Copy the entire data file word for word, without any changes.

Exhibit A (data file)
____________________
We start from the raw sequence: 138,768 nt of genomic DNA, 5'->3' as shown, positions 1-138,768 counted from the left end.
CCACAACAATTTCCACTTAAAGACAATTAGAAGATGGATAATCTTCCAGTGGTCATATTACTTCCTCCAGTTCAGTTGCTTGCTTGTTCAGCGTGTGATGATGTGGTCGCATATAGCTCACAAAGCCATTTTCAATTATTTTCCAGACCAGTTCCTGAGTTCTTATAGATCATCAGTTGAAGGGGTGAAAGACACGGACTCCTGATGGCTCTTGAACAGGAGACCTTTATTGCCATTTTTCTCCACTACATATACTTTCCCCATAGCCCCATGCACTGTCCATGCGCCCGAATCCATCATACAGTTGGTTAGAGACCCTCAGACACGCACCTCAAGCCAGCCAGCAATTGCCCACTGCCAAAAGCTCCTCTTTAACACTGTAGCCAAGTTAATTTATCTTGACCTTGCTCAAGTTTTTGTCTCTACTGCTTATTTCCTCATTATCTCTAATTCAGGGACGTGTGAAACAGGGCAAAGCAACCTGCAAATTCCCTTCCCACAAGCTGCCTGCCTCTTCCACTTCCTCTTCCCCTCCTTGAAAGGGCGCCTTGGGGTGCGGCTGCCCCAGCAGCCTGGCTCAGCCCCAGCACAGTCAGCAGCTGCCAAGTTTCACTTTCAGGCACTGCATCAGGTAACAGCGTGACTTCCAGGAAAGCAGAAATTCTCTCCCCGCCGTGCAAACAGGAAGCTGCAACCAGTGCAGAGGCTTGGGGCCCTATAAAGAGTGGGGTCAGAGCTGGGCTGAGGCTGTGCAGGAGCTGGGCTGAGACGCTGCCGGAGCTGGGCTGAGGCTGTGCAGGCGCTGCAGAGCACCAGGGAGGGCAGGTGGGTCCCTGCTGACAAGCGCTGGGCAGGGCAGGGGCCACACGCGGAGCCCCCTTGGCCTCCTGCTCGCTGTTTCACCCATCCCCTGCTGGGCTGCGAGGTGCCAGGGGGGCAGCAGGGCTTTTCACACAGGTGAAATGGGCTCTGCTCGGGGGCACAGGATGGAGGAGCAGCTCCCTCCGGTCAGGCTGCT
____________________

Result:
We start from the raw sequence: 138,768 nt of genomic DNA, 5'->3' as shown, positions 1-138,768 counted from the left end.
CCACAACAATTTCCACTTAAAGACAATTAGAAGATGGATAATCTTCCAGTGGTCATATTACTTCCTCCAGTTCAGTTGCTTGCTTGTTCAGCGTGTGATGATGTGGTCGCATATAGCTCACAAAGCCATTTTCAATTATTTTCCAGACCAGTTCCTGAGTTCTTATAGATCATCAGTTGAAGGGGTGAAAGACACGGACTCCTGATGGCTCTTGAACAGGAGACCTTTATTGCCATTTTTCTCCACTACATATACTTTCCCCATAGCCCCATGCACTGTCCATGCGCCCGAATCCATCATACAGTTGGTTAGAGACCCTCAGACACGCACCTCAAGCCAGCCAGCAATTGCCCACTGCCAAAAGCTCCTCTTTAACACTGTAGCCAAGTTAATTTATCTTGACCTTGCTCAAGTTTTTGTCTCTACTGCTTATTTCCTCATTATCTCTAATTCAGGGACGTGTGAAACAGGGCAAAGCAACCTGCAAATTCCCTTCCCACAAGCTGCCTGCCTCTTCCACTTCCTCTTCCCCTCCTTGAAAGGGCGCCTTGGGGTGCGGCTGCCCCAGCAGCCTGGCTCAGCCCCAGCACAGTCAGCAGCTGCCAAGTTTCACTTTCAGGCACTGCATCAGGTAACAGCGTGACTTCCAGGAAAGCAGAAATTCTCTCCCCGCCGTGCAAACAGGAAGCTGCAACCAGTGCAGAGGCTTGGGGCCCTATAAAGAGTGGGGTCAGAGCTGGGCTGAGGCTGTGCAGGAGCTGGGCTGAGACGCTGCCGGAGCTGGGCTGAGGCTGTGCAGGCGCTGCAGAGCACCAGGGAGGGCAGGTGGGTCCCTGCTGACAAGCGCTGGGCAGGGCAGGGGCCACACGCGGAGCCCCCTTGGCCTCCTGCTCGCTGTTTCACCCATCCCCTGCTGGGCTGCGAGGTGCCAGGGGGGCAGCAGGGCTTTTCACACAGGTGAAATGGGCTCTGCTCGGGGGCACAGGATGGAGGAGCAGCTCCCTCCGGTCAGGCTGCT